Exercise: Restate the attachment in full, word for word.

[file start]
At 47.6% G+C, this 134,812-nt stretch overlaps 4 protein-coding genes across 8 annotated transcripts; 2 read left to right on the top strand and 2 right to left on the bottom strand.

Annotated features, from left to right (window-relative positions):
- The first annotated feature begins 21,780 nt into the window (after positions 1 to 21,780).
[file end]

At 47.6% G+C, this 134,812-nt stretch overlaps 4 protein-coding genes across 8 annotated transcripts; 2 read left to right on the top strand and 2 right to left on the bottom strand.

Annotated features, from left to right (window-relative positions):
- The first annotated feature begins 21,780 nt into the window (after positions 1 to 21,780).